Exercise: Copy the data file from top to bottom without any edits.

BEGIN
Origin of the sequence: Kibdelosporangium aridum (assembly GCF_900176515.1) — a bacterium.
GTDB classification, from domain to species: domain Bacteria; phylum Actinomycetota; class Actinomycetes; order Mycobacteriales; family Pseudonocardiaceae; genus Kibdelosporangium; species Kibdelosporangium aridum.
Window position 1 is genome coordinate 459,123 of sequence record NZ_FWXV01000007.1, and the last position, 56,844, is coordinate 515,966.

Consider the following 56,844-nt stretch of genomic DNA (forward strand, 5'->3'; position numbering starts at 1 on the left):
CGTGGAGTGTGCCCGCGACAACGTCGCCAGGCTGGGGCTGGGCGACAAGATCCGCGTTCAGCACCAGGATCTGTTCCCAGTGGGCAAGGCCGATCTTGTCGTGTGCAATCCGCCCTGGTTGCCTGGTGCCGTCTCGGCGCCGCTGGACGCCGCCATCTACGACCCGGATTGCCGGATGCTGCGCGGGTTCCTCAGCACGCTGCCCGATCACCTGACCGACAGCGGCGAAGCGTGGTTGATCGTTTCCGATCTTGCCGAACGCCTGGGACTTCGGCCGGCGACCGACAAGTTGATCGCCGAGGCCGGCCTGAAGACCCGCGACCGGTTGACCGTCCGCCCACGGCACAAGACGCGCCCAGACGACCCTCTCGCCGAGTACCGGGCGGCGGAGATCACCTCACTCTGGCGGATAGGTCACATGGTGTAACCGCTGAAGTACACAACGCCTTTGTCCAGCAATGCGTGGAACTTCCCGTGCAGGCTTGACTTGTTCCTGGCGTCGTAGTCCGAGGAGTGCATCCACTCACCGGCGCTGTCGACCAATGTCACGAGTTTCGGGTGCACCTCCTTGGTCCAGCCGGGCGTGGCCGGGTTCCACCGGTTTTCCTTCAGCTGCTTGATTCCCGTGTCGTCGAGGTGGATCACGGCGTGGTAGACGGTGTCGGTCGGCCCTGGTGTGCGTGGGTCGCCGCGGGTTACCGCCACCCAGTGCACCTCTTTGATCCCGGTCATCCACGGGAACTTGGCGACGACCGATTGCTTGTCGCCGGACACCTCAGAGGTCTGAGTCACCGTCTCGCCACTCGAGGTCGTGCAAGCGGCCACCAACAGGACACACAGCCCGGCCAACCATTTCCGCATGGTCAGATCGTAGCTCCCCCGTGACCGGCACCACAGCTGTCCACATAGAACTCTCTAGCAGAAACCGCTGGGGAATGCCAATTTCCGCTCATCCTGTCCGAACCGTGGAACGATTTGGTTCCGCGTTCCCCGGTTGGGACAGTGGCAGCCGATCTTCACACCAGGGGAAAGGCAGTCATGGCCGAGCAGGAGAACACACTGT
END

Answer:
Origin of the sequence: Kibdelosporangium aridum (assembly GCF_900176515.1) — a bacterium.
GTDB classification, from domain to species: domain Bacteria; phylum Actinomycetota; class Actinomycetes; order Mycobacteriales; family Pseudonocardiaceae; genus Kibdelosporangium; species Kibdelosporangium aridum.
Window position 1 is genome coordinate 459,123 of sequence record NZ_FWXV01000007.1, and the last position, 56,844, is coordinate 515,966.

Consider the following 56,844-nt stretch of genomic DNA (forward strand, 5'->3'; position numbering starts at 1 on the left):
CGTGGAGTGTGCCCGCGACAACGTCGCCAGGCTGGGGCTGGGCGACAAGATCCGCGTTCAGCACCAGGATCTGTTCCCAGTGGGCAAGGCCGATCTTGTCGTGTGCAATCCGCCCTGGTTGCCTGGTGCCGTCTCGGCGCCGCTGGACGCCGCCATCTACGACCCGGATTGCCGGATGCTGCGCGGGTTCCTCAGCACGCTGCCCGATCACCTGACCGACAGCGGCGAAGCGTGGTTGATCGTTTCCGATCTTGCCGAACGCCTGGGACTTCGGCCGGCGACCGACAAGTTGATCGCCGAGGCCGGCCTGAAGACCCGCGACCGGTTGACCGTCCGCCCACGGCACAAGACGCGCCCAGACGACCCTCTCGCCGAGTACCGGGCGGCGGAGATCACCTCACTCTGGCGGATAGGTCACATGGTGTAACCGCTGAAGTACACAACGCCTTTGTCCAGCAATGCGTGGAACTTCCCGTGCAGGCTTGACTTGTTCCTGGCGTCGTAGTCCGAGGAGTGCATCCACTCACCGGCGCTGTCGACCAATGTCACGAGTTTCGGGTGCACCTCCTTGGTCCAGCCGGGCGTGGCCGGGTTCCACCGGTTTTCCTTCAGCTGCTTGATTCCCGTGTCGTCGAGGTGGATCACGGCGTGGTAGACGGTGTCGGTCGGCCCTGGTGTGCGTGGGTCGCCGCGGGTTACCGCCACCCAGTGCACCTCTTTGATCCCGGTCATCCACGGGAACTTGGCGACGACCGATTGCTTGTCGCCGGACACCTCAGAGGTCTGAGTCACCGTCTCGCCACTCGAGGTCGTGCAAGCGGCCACCAACAGGACACACAGCCCGGCCAACCATTTCCGCATGGTCAGATCGTAGCTCCCCCGTGACCGGCACCACAGCTGTCCACATAGAACTCTCTAGCAGAAACCGCTGGGGAATGCCAATTTCCGCTCATCCTGTCCGAACCGTGGAACGATTTGGTTCCGCGTTCCCCGGTTGGGACAGTGGCAGCCGATCTTCACACCAGGGGAAAGGCAGTCATGGCCGAGCAGGAGAACACACTGT